Before you teach… Julius Caesar

I’m at my teaching best when I have a sophisticated and nuanced understanding of the texts I explore with my students. I love this stage: I’m reading not to think about lesson planning, but to think about how I react to and interact with the text.

In this first installment of “Before you teach,” I suggest materials you might explore while you’re in the process of gaining this higher-level understanding.

5 things to read, listen to and watch before teaching Julius Caesar:

A Year in the Life of William Shakespeare: 1599, James Shapiro.

Shapiro explores the political, social and literary atmosphere of 1599, the year Shakespeare likely wrote Henry V, As You Like It, Julius Caesar and Hamlet. A Columbia University Shakespeare scholar, Shapiro gives excellent context for why Londoners in 1599 would be so interested in a play about Ancient Rome.

University of Oxford Approaching Shakespeare podcast.

Lectures by Emma Smith. Smith devotes an entire episode to the play, focusing especially on the scene with Cinna the Poet. Thanks to colleague David Berkson for introducing me to the first two sources.

Film version of the 2012 Royal Shakespeare Company’s production.

Director Gregory Doran imagines Julius Caesar as an African dictator and says he’s interested in “people who have come to power on a wave of popularity, created one-party states, and been overrun, often in military coups, plunging the country into civil war.” This production considers what happens once the strong man departs.

New York Times article on the controversy surrounding the Shakespeare in the Park production where a Trump-like Caesar gets assassinated.

Definitely Google videos of the assassination scene.

Royal Shakespeare Company education guides.

A great trove of video clips, interviews, production photos and teaching ideas.

What sources should I add to the list? Add your comment below!

Writing manifesto: Teach writing like it’s swim practice

When I was in high school, swimming was everything.  Practice eight times a week, meets on weekends, pictures of Summer Sanders and Pablo Morales taped to the back of my door.  My best friends–and every single date I had in high school–were all people I met swimming. I wasn’t Olympic material, but I gave swimming everything I had day after day after day.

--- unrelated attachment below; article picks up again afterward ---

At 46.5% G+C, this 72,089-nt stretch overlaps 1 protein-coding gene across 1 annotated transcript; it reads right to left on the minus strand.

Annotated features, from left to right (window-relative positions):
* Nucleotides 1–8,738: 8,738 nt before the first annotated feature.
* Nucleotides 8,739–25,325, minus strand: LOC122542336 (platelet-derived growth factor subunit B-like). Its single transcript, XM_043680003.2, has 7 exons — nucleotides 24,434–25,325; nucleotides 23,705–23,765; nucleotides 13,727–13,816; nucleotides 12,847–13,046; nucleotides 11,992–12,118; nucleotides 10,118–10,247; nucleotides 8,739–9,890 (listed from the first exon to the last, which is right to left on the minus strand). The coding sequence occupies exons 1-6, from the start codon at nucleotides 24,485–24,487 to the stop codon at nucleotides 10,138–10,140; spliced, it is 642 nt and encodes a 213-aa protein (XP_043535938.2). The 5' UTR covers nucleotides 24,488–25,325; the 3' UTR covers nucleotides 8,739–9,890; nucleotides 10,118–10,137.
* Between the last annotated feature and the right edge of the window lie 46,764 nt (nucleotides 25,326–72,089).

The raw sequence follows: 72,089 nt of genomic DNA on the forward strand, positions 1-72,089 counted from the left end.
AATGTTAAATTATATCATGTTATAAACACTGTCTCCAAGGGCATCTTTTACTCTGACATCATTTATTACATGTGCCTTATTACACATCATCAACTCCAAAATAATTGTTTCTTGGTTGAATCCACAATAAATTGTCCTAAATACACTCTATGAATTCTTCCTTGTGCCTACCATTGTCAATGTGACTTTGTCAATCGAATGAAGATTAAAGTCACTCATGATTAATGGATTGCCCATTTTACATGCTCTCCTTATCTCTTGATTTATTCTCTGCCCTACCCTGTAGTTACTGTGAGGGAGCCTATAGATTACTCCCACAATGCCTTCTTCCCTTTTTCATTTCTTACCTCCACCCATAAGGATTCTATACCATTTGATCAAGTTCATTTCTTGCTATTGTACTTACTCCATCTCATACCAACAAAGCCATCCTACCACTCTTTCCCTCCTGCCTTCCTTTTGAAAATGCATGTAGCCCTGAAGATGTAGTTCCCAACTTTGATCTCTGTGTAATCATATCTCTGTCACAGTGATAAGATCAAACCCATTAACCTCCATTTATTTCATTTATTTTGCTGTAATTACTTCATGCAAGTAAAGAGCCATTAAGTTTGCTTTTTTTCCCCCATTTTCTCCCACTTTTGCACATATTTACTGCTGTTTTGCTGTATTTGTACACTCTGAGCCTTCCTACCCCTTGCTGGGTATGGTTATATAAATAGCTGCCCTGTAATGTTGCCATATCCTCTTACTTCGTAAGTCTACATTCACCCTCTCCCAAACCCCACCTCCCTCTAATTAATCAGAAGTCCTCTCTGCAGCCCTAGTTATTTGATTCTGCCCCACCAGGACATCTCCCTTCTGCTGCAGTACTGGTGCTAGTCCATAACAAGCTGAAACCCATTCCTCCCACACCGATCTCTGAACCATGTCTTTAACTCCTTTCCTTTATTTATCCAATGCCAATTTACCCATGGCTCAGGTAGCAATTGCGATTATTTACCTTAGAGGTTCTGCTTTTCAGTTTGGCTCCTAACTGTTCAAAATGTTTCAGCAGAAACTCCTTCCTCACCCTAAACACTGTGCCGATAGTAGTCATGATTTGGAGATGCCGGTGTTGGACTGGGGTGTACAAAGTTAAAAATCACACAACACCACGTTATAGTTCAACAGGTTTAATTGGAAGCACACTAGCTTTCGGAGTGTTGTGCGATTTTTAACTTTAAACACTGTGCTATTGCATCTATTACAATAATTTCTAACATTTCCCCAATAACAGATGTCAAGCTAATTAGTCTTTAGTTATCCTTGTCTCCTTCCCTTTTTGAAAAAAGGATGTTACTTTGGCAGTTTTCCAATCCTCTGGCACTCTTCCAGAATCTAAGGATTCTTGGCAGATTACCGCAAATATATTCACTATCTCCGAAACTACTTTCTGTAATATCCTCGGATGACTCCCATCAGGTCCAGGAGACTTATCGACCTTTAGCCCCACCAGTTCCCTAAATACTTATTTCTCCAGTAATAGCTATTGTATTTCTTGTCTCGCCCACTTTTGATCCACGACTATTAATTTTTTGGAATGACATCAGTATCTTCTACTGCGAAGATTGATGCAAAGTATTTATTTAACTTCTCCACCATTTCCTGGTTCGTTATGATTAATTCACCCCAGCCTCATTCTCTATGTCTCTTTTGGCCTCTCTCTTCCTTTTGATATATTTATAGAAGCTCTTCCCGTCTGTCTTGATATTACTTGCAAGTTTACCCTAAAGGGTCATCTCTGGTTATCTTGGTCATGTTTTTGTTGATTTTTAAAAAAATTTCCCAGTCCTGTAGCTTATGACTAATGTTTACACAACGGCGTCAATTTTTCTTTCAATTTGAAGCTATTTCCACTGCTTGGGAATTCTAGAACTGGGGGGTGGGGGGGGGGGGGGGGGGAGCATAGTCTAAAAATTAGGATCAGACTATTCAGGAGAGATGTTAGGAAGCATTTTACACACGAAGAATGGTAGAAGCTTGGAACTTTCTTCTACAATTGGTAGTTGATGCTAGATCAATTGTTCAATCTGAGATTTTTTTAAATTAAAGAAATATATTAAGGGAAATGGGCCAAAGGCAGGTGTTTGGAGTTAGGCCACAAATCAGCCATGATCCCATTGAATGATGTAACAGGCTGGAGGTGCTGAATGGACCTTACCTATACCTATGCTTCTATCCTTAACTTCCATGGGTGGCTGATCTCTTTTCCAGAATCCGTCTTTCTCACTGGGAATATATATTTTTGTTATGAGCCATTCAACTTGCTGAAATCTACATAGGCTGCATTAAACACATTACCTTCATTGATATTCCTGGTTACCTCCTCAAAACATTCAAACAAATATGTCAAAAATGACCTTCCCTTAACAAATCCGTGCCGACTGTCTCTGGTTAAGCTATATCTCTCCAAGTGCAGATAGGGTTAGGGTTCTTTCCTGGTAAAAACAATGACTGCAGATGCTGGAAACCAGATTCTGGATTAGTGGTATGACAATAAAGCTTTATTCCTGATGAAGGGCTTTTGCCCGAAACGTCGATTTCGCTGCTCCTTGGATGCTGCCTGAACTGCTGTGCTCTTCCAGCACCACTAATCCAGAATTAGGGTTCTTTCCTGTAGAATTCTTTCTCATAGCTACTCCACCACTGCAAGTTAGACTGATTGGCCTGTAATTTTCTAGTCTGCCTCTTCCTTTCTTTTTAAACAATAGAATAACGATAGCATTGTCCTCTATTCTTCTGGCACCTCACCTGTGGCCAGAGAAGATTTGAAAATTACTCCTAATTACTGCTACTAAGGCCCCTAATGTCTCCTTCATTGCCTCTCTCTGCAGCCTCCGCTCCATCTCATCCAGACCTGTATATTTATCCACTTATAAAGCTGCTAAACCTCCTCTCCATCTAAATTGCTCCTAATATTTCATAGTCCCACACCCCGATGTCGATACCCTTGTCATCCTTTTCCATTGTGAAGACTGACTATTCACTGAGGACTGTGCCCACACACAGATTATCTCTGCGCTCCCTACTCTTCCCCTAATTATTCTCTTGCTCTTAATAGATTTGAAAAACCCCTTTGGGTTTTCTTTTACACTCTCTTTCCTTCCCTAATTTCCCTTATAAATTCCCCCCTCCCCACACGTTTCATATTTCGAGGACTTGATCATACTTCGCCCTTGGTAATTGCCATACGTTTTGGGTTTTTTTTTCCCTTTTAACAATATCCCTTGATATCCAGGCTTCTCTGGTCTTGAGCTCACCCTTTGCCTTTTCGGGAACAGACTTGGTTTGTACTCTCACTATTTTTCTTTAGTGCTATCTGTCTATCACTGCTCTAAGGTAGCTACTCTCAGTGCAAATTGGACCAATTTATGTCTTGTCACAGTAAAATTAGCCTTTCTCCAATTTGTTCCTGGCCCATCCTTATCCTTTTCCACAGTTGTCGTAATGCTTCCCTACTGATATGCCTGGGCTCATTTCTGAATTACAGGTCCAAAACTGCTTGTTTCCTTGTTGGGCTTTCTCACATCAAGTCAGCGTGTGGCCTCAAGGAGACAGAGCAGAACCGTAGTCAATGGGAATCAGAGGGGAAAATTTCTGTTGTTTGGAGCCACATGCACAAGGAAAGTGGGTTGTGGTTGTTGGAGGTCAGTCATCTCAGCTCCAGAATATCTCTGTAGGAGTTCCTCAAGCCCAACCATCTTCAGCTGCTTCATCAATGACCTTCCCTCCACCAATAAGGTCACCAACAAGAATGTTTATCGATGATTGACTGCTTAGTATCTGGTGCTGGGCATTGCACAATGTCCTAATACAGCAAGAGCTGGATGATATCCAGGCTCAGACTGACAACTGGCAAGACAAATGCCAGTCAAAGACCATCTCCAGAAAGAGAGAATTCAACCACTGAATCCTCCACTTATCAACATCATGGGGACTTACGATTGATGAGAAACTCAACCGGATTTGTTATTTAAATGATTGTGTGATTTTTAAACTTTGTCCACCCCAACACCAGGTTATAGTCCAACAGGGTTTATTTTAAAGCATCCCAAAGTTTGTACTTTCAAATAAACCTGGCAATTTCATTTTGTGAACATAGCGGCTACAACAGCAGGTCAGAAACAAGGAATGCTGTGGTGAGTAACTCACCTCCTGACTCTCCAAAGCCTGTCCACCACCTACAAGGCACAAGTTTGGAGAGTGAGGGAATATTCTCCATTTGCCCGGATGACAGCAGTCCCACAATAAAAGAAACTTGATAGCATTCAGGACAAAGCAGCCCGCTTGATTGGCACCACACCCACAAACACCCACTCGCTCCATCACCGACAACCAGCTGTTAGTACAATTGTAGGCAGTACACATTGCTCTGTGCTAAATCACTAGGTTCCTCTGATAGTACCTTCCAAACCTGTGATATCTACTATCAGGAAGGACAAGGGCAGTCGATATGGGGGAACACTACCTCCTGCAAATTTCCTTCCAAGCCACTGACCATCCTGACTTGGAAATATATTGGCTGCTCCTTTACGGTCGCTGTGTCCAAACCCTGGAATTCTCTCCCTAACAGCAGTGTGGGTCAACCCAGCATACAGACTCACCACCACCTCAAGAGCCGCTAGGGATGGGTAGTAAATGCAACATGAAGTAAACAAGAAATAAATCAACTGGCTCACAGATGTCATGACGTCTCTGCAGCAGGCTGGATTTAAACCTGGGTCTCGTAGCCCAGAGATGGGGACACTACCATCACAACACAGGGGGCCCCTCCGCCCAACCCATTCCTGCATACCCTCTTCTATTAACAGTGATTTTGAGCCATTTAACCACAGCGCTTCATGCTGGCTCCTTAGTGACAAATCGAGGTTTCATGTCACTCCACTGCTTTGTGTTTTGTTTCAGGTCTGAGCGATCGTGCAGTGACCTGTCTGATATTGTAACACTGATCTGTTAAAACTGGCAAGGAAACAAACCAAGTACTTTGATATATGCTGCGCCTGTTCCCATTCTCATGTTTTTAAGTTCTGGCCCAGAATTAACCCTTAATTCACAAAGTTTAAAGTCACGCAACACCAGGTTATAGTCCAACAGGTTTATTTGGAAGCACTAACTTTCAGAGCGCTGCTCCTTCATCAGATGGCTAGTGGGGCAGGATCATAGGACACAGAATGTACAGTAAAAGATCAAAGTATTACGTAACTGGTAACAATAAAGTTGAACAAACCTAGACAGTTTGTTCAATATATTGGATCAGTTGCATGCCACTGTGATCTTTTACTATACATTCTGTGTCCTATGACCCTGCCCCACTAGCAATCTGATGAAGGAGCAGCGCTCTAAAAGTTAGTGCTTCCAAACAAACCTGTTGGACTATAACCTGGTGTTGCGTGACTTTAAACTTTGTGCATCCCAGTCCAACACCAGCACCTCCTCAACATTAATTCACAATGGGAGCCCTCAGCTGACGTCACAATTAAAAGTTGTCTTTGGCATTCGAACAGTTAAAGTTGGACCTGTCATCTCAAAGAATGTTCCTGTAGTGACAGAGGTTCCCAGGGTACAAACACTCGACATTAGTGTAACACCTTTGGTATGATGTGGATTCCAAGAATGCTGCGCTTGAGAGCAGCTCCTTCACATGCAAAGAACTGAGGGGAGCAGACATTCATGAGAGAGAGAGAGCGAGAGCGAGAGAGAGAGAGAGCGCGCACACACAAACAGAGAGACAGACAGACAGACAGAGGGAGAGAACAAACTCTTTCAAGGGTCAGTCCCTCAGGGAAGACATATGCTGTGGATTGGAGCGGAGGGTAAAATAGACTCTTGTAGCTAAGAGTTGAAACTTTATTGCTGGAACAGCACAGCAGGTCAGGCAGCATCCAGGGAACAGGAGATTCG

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Making the abstract visible

Literary analysis often lives entirely in intellectual space. When I talk about analysis, however, I often rely on physical metaphors: put the pieces together, hold a magnifying glass over the text, identify the threads that run through the text.

For my recent unit on The House on Mango Street with 8th graders, I made the abstract visual, particularly the concept of thematic threads. Here’s what I did.

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The value of in-class editing

Here’s my favorite report card comment:  Devote more time to editing; learn to be a brutal editor!  

I’ve learned, though, that that comment is not enough; I must actively teach students how to edit.  For students “editing” can be an amorphous word (Am I proofreading? Am I checking my commas?) and they often don’t know what to do.

When students edit in class, I can both teach specific techniques and answer any questions that arise. Students often can hear the sentences that don’t work, but they don’t yet know how to fix them.  

I’ve had success with all of these strategies:

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